CIIRON’S FIRST VICTORY THIS YEAR
The French Champion Wins the Marseilles G.P. at Miramas at the Wheel of a Monoposto” Alfa-Romeo. Baron De Walthausen Killed. LAST year’8 Marseilles. Grand Prix was a tremendous success from the financial point of view. The crowd turned up in tens Of thousands, and every one of them determined not to miss the 1933 race. This large attendance, of course, has the beneficial effect of good prize money for the competitors, so it was
not surprising that a first-rate group of drivers assembled at the Miramas Track on August 27th. In the usual impressive manner of Continental “stage-managership,” the cars were wheeled to the starting line in single file, each driver being announced and applauded. The driver’s came out in the following order : Nuvolari (Maser ati), Borzacchini .(Maserati), Moll (Alfa Romeo), Wimille (Alfa Romeo), Dreyfus (Bugatti), Etancelin (Alfa Romeo), Chiron (Alfa Romeo), Waldthausen (Alfa Romeo), Angelo (Bugatti), Sommer’ (Alfa Romeo),
Villars (Alfa Romeo), Felix (Alfa Romeo), Hartmann (Bugatti), Mlle. Helle-Nice (Bugatti). Nuvolari was, of course, strongly fancied to win. In practice his lap speed
was a clear 3 second faster than anyone else, and his success in the race seemed to depend upon the reliability of his 3 litre Maserati and the speed of his pit stops for fuel and tyres. When Charles Varoux dropped the flag at the start it was young Guy Moll who jumped ahead, but he was quickly passed by Louis Chiron on the larger ” monopost° ” Alfa Romeo, who covered his standing lap in mi. 558. and led the field past the stands. On the second lap Chiron still held his lead, but on the third time round Nuvolari pushed ahead, as did Dreyfus, on a 4,9 Bugatti, to take first and second places. A pretty scrap soon developed between these two, for Dreyfus calmly went on to pass Nuvolari. But the Italian remembered that there was a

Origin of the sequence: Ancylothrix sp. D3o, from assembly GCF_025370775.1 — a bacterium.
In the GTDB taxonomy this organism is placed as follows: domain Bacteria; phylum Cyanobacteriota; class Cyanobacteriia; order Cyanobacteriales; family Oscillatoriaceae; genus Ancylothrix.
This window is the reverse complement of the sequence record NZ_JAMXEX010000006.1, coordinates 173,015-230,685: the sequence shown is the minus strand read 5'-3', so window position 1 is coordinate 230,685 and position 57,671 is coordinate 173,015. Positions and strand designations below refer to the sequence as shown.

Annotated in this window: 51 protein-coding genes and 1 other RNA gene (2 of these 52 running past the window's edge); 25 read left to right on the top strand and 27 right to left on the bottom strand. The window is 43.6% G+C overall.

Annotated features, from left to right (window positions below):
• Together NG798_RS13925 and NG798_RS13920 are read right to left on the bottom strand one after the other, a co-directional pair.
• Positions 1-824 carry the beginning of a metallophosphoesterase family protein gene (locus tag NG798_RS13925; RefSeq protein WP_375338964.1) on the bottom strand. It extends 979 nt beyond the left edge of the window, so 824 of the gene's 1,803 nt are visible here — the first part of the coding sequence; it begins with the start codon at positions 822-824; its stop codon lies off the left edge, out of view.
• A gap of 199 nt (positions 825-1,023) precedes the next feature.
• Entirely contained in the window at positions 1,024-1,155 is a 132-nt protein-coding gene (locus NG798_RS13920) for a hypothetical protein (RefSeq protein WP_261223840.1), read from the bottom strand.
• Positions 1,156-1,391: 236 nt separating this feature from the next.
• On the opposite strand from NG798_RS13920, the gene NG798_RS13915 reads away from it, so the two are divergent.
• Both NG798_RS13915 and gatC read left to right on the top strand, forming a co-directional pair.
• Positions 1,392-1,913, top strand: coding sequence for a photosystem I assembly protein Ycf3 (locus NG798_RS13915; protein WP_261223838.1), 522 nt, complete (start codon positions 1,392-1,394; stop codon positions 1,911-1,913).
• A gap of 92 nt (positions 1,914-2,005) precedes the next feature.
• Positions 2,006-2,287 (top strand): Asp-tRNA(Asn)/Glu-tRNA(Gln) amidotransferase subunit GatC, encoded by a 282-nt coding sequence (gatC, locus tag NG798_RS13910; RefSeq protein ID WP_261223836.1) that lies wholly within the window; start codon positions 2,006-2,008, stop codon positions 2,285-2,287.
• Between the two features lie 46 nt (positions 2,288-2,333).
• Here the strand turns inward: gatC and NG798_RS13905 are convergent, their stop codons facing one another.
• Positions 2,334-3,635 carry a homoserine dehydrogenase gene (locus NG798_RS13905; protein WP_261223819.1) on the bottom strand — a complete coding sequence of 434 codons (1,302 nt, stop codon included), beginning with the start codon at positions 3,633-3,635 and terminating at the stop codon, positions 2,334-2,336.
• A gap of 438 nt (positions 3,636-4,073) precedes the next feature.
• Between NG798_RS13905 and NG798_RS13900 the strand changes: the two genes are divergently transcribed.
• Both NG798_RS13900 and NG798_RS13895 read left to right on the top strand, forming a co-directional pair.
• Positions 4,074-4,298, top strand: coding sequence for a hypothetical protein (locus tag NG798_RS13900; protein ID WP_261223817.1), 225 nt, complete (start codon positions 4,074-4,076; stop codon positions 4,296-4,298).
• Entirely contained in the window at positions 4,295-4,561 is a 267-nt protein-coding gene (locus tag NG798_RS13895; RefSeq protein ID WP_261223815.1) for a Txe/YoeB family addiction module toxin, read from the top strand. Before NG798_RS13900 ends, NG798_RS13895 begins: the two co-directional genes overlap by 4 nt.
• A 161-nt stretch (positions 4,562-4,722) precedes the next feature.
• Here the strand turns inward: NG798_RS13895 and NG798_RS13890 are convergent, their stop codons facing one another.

special bonus for the leader at 5 laps, and so he promptly deprived Dreyfus of his position. There was, in fact, a prize for leading
at every five laps of the race, and this led to some rather amusing driving by Nuvolari. On the I Ith lap Chiron took the lead, and held it until the 14th, when Nuvolari slipped by to earn a few more francs. Having done so, he then allowed Chiron to lead the field once more. Interest now centred on the 20th lap bonus, but this time Chiron was ready for Nuvolari, and kept him at bay in spite of great efforts on the part of the Italian.
Then came a tragedy which was to mar the otherwise cheerful atmosphere of the meeting. On the straight opposite to that of the stands, Baron de Waldthausen got into a skid through a tyre bursting, His Alfa Romeo turned over, and the unfortunate driver was taken to the Salon hospital, where he died that evening from intern al injuries.
After 25 laps, or quarter-distance, Nuvolari was leading, followed by Chiron, Dreyfus, Zehender, Fagioli, and Borzacchini. Nuvolari picked up another bonus at 30 laps. and then the Maserati, Alfa Romeo, Bugatti duel was interrupted by Dreyfus stopping to fill up and change wheels. Soon afterwards all the drivers began to come in, Nuvolari only changing wheels, in lm. 17s. ; Moll, refuelling and changing three wheels in 2m. 35s. ; and Chiron filling up and changing his rear wheels in lin. 57s. All this let Borzacchini up into the lead, while the order of the rest was rather confused. Then he, too, Came into the pits and promptly met trouble. One wheel refused to be removed. For a quarter of an hour Borzacchini and his mechanic wrestled with it, until finally it was found that the hub had broken. And so he was forced to retire. Helle-Nice was outpaced by the larger cars, and plug trouble added to her difficulties. Wimille revealed a lack of stamina when he came in,quite exhausted, and asked Sommer to take over his Alfa Romeo for a spell. Sommer himself had just been forced to retire with a